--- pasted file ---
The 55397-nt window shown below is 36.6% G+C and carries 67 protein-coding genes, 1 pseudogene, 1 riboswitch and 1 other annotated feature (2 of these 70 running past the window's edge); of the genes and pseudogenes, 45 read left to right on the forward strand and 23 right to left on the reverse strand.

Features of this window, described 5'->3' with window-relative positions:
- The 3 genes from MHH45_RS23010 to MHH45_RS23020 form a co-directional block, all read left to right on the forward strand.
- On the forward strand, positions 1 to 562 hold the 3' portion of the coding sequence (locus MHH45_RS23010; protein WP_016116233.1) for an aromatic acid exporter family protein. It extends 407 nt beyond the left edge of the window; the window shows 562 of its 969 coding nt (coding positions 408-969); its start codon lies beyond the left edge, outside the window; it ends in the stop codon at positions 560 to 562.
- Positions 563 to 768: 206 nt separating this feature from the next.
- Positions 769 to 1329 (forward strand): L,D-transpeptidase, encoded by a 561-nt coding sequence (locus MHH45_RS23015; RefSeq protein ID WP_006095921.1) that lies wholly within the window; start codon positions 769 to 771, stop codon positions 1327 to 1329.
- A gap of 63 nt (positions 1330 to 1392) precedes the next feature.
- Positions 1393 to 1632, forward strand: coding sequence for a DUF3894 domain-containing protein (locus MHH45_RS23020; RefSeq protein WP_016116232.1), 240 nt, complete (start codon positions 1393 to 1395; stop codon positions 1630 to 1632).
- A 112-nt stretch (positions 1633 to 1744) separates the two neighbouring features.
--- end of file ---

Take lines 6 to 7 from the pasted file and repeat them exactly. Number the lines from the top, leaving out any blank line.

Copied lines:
- Positions 769 to 1329 (forward strand): L,D-transpeptidase, encoded by a 561-nt coding sequence (locus MHH45_RS23015; RefSeq protein ID WP_006095921.1) that lies wholly within the window; start codon positions 769 to 771, stop codon positions 1327 to 1329.
- A gap of 63 nt (positions 1330 to 1392) precedes the next feature.